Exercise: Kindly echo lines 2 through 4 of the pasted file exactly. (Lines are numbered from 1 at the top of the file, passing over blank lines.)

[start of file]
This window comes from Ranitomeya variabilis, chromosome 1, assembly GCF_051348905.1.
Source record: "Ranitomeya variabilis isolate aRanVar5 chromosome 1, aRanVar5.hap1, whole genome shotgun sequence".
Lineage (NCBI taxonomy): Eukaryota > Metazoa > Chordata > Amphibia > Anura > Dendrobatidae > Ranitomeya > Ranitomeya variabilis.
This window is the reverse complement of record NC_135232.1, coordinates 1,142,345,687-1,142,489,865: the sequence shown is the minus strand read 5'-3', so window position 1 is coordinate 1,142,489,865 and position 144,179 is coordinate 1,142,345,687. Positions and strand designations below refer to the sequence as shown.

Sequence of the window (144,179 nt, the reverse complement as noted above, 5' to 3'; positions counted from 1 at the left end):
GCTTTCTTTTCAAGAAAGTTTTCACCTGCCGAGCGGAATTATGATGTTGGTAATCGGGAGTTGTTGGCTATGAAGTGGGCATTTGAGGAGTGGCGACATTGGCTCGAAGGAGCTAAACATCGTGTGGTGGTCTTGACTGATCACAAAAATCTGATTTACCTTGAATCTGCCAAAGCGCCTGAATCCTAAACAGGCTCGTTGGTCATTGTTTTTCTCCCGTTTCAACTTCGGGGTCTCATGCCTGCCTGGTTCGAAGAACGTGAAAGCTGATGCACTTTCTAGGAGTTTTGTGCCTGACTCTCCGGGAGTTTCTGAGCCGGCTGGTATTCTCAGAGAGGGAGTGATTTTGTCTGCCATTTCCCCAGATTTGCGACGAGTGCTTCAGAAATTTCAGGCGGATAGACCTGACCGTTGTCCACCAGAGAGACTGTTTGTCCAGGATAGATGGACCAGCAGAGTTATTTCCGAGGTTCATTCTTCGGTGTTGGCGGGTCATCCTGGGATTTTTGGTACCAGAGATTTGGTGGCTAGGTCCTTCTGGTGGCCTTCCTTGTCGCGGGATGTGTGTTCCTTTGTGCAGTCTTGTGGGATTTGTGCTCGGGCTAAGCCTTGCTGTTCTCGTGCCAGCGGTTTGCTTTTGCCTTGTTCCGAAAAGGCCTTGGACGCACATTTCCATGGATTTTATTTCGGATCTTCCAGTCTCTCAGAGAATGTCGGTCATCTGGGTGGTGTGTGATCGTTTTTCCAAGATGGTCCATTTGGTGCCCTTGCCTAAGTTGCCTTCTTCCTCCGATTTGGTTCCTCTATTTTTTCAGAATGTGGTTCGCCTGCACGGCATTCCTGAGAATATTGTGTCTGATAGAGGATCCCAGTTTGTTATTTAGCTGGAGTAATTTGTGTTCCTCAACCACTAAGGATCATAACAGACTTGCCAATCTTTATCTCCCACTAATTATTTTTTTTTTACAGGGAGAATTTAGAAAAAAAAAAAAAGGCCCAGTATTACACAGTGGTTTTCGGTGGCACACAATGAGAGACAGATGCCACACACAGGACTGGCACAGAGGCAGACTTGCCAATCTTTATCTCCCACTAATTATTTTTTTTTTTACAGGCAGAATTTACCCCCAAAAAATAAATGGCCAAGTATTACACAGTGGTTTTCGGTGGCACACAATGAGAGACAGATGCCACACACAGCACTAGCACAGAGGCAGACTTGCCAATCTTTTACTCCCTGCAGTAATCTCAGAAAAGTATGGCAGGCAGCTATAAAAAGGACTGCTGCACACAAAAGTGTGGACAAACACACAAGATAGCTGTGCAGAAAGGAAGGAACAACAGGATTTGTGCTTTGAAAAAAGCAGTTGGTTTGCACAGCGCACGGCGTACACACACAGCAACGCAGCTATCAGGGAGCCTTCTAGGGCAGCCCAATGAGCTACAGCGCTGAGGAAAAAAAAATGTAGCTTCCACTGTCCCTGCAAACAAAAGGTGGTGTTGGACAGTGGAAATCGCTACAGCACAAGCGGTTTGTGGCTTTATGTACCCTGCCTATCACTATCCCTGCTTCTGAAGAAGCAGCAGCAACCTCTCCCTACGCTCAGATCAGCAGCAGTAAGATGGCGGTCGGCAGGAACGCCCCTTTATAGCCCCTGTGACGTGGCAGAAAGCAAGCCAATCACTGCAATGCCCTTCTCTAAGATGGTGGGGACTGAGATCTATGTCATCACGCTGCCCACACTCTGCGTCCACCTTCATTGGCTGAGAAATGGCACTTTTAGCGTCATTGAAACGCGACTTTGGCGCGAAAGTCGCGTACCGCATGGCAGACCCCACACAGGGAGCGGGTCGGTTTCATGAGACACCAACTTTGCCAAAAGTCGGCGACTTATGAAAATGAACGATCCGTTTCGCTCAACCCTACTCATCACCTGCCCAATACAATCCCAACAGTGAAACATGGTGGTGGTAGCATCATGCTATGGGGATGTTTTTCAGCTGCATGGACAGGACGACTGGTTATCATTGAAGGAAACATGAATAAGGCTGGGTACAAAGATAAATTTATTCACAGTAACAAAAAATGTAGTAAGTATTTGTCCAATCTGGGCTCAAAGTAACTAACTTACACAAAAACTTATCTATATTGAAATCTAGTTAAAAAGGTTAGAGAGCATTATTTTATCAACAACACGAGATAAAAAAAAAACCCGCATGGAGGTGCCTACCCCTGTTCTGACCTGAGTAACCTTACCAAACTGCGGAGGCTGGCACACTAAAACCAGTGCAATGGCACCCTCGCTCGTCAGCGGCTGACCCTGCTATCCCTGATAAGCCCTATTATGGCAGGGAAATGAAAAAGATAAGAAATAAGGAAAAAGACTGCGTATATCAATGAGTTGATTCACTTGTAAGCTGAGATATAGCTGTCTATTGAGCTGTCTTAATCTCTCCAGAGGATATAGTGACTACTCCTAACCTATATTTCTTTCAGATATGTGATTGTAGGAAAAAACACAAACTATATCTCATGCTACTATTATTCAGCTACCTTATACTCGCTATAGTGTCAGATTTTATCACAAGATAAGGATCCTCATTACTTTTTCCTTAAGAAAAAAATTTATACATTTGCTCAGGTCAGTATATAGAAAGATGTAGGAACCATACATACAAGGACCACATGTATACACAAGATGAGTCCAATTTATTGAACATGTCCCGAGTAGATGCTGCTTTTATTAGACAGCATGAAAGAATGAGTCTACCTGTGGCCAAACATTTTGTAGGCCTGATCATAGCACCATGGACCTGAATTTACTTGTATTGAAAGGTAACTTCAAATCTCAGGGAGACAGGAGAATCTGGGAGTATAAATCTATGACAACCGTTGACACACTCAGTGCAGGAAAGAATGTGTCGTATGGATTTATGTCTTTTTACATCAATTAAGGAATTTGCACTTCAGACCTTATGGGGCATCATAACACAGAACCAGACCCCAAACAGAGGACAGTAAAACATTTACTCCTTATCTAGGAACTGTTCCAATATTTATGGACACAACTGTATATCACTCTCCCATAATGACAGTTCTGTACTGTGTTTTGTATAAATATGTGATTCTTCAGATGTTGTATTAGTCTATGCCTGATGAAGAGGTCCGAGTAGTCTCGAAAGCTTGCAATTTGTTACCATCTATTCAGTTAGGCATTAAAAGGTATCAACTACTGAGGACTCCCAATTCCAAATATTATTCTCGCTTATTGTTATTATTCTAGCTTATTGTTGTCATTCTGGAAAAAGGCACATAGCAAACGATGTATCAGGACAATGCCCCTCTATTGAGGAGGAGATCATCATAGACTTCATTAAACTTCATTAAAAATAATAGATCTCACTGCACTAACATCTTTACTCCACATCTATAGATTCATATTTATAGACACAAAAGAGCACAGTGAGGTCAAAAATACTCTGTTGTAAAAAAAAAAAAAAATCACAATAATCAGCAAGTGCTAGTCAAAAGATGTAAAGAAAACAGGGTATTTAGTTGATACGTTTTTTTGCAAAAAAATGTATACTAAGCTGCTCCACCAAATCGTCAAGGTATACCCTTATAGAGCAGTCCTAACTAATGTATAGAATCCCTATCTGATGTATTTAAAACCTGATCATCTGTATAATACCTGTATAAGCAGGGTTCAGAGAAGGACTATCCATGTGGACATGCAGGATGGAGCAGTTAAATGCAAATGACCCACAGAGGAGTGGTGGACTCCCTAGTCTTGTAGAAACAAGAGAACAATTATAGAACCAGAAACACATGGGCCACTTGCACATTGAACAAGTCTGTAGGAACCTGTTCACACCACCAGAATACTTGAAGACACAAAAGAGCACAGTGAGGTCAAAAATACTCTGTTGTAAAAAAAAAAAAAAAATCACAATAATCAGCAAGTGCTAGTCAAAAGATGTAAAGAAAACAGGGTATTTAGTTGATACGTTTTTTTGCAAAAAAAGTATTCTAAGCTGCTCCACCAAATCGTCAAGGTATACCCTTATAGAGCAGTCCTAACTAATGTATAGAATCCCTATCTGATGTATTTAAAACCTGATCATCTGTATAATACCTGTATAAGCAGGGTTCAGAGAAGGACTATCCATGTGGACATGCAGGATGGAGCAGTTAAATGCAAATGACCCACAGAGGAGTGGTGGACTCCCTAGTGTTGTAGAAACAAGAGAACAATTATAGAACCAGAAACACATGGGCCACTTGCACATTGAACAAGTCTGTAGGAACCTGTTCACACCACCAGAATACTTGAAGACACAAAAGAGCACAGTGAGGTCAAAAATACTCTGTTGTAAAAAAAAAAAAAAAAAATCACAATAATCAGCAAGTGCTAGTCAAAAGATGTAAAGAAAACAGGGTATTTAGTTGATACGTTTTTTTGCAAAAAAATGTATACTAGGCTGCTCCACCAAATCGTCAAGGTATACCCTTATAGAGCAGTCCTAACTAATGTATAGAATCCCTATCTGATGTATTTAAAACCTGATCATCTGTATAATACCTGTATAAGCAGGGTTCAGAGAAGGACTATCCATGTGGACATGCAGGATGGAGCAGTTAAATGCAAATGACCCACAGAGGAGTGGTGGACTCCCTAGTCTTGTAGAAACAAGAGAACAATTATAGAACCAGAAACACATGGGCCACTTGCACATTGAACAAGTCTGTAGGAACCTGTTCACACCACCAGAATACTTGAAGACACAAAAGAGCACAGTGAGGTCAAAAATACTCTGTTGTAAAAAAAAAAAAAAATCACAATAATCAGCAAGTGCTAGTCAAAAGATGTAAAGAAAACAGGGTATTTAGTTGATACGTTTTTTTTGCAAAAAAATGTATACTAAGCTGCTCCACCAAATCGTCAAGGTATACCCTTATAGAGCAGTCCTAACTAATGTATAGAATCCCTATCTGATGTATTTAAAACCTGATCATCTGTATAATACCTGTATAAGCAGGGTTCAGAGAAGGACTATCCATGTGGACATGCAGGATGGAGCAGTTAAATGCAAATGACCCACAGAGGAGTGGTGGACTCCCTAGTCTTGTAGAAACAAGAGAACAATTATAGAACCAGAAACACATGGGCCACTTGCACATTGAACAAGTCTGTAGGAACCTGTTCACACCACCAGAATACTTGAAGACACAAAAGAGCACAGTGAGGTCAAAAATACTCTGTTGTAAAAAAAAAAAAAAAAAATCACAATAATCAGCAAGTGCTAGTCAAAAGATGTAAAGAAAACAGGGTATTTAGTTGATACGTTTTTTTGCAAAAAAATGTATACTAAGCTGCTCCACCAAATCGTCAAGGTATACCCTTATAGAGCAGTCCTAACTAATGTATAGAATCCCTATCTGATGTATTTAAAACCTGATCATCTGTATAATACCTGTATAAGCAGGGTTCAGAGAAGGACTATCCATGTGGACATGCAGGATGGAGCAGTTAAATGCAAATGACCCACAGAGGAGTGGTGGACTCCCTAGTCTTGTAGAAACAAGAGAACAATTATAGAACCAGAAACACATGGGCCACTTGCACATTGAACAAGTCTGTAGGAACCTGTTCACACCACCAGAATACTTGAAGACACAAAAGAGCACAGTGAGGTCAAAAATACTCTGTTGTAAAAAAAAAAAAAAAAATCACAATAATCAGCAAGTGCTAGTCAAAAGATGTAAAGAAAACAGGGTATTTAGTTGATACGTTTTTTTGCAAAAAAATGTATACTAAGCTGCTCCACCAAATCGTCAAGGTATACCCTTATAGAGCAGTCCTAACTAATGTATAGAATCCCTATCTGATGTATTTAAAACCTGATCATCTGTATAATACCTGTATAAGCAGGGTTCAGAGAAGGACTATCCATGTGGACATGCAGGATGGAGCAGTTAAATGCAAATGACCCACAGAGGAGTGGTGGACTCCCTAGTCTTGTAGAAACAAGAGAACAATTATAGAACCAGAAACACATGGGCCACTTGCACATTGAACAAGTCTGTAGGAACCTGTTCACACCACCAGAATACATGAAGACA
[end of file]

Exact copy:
Source record: "Ranitomeya variabilis isolate aRanVar5 chromosome 1, aRanVar5.hap1, whole genome shotgun sequence".
Lineage (NCBI taxonomy): Eukaryota > Metazoa > Chordata > Amphibia > Anura > Dendrobatidae > Ranitomeya > Ranitomeya variabilis.
This window is the reverse complement of record NC_135232.1, coordinates 1,142,345,687-1,142,489,865: the sequence shown is the minus strand read 5'-3', so window position 1 is coordinate 1,142,489,865 and position 144,179 is coordinate 1,142,345,687. Positions and strand designations below refer to the sequence as shown.